Request for information

TFA talks at length about

> a list of products totaling $34bn

and I'm sure that thirty-four thousand million USD1 is a headline-grabbing amount of money, but it's not clear to me what the number refers to. I speculated that buying 1 unit of everything on the list FOB Shanghai might total to $34E9, but that doesn't seem possible. Does the USA import $34 billion dollars-worth of products on this list over some unspecified time period? If so is it the amount paid to China, or the value of the goods sold and used in the USA?

25% of $34E9 is $8.5E9. Has the US Treasury shared with the US electorate exactly (or even vaguely) what it will do with this extra income?

Perhaps some of it will need to be invested in anti-smuggling operations: some of the list items are clearly high value in units of $/kg, and 25% tariffs are worth avoiding.

1I suppose that they mean USD and not HKD!

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Apple will throw forensics cops off the iPhone Lightning port every hour

Jonathan Richards 1
Go

Mixed mnemonics!

Ha! As the years advance, I have adopted a mnemonic I'm never going to forget: it's for the password ErR,'avI'ad-me-d1nner_y3t?

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Trump’s new ZTE tweet trumps old ZTE tweets that trumped his first ZTE tweet

Jonathan Richards 1
Go

Tips and corrections:

Linkified at the bottom of every article with a mailto:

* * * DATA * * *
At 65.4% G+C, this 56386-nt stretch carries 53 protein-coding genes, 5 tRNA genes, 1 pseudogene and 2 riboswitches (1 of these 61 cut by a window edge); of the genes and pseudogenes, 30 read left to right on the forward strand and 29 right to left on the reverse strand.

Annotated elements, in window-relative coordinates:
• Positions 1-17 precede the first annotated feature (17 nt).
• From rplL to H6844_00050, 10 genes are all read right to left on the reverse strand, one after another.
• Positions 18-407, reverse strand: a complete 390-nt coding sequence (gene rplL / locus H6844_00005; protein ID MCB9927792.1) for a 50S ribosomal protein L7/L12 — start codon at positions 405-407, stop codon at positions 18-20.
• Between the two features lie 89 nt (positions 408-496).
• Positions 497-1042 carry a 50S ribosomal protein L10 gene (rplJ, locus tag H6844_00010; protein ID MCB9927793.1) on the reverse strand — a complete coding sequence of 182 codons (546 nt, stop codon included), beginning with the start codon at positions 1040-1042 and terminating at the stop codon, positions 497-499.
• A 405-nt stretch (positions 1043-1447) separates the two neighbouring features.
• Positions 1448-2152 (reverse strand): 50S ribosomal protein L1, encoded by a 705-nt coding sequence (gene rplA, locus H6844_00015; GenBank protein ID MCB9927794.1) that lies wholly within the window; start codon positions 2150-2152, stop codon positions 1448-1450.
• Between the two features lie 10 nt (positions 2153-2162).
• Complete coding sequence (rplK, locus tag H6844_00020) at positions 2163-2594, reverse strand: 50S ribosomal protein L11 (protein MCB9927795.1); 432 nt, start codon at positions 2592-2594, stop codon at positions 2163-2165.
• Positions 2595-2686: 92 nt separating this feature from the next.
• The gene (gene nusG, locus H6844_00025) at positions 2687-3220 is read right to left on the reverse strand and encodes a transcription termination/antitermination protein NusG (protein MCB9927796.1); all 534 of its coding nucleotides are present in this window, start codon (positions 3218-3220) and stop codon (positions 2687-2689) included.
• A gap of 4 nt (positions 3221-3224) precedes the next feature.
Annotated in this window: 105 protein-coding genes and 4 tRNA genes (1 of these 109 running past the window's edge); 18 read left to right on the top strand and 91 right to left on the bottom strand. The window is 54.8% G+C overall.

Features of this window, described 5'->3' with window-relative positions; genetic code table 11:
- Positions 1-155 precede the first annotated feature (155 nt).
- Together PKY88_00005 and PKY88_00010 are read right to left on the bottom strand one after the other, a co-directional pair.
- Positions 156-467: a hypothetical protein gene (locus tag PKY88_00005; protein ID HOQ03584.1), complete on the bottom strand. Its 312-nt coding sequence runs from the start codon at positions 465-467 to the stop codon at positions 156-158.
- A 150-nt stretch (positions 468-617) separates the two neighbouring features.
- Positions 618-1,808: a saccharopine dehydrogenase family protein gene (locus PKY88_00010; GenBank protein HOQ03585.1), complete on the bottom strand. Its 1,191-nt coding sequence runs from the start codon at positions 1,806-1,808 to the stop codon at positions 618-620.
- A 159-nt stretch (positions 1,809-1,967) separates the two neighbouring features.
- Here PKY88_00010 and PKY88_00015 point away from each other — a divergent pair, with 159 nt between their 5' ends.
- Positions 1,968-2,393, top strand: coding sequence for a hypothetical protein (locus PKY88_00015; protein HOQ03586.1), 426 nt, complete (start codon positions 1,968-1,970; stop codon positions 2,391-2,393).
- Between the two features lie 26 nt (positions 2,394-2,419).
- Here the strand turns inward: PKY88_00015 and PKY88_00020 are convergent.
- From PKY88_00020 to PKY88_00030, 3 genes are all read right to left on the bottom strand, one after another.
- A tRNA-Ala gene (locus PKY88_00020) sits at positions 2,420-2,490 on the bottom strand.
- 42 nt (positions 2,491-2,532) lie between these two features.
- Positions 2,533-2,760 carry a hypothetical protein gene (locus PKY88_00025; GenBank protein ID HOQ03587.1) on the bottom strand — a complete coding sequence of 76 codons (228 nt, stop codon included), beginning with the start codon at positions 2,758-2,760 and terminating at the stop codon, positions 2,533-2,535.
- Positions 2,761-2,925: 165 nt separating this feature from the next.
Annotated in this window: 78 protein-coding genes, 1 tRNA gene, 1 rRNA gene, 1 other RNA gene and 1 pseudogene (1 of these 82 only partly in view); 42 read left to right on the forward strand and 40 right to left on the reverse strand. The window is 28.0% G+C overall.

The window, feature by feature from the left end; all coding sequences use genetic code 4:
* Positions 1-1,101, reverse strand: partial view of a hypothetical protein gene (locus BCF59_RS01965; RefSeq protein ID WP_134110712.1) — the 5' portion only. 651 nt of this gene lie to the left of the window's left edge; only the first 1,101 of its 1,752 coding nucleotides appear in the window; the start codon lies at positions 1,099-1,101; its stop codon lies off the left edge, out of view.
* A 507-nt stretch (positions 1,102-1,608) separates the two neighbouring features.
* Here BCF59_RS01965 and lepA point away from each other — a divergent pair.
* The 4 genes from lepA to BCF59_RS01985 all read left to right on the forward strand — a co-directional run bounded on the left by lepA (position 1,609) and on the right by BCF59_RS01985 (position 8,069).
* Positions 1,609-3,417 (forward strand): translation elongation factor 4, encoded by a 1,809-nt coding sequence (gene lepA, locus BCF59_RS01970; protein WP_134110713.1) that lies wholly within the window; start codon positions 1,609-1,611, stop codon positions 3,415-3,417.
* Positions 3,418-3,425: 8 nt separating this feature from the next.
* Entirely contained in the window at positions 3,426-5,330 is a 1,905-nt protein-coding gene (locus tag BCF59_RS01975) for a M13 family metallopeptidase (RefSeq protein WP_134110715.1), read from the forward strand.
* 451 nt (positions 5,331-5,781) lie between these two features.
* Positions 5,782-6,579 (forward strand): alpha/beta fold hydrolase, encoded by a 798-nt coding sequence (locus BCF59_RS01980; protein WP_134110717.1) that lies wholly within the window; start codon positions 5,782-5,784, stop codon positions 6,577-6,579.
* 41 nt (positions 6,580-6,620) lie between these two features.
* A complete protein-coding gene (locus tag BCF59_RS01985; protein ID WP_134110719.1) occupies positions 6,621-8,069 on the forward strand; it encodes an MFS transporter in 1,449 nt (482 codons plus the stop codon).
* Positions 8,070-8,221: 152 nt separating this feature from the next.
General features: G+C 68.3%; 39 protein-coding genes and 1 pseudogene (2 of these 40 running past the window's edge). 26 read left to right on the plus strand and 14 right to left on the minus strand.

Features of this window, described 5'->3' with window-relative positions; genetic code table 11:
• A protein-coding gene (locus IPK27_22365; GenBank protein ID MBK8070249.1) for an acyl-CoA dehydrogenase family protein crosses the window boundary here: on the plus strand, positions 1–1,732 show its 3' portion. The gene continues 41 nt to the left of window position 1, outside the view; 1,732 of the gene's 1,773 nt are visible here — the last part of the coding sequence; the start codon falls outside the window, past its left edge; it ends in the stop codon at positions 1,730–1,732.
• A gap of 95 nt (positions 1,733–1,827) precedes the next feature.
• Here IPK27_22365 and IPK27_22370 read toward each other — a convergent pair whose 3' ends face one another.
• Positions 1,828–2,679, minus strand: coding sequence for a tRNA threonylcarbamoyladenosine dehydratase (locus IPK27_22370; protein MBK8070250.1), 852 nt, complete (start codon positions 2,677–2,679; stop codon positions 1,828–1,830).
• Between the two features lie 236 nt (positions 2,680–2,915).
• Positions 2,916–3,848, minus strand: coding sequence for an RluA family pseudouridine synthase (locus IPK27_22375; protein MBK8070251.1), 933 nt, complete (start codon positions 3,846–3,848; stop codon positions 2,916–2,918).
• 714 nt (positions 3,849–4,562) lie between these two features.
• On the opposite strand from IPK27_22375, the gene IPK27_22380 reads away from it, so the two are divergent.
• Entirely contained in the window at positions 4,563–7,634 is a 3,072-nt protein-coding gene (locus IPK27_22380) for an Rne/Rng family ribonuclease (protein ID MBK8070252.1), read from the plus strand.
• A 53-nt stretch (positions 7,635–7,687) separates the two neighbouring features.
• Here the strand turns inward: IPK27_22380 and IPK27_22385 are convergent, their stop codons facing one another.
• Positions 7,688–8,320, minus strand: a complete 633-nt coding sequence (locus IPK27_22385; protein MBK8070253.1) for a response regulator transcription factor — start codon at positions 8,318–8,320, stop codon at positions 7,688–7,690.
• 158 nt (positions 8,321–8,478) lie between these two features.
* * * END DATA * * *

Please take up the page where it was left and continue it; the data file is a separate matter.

Easier than commenting!

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Military brainboxes ponder 'UK needs you' list of AI boffins

Jonathan Richards 1

Re: RE: ah I see a problem!!

> Getting SC cleared

Given the amount of transferable knowledge and skills to be had in this arena, I'd think that Developed Vetting (DV) might be the appropriate level of clearance [1]. I have no idea if autonomous AI weapons research/intelligence is TOP SECRET or not, but I wouldn't be surprised if it was.

[1] United Kingdom Security Vetting [gov.uk]

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Jonathan Richards 1
Mushroom

Automatic or intelligent?

At its heart, this is a philosophical question. We like to think we're intelligent and exercising free will, and all, but get down to the neurological and biochemical level, and, well, were my punctuation decisions in this sentence driven by Ca/Na ion differentials across some greasy membranes, or were they intelligent?

My proposal for an agreed definition of AI: "It seems to do things that look to us as if it's thinking, but we have no idea why."

By this definition, Phalanx is not intelligent, any more than a bucket of water balanced over a door. Not even if you hook it up to an IFF database is it really thinking. If you know why it works the way it does, it ain't intelligent.

A truly intelligent autonomous weapon system might read the manifesto of the opposing forces, and decide to change sides.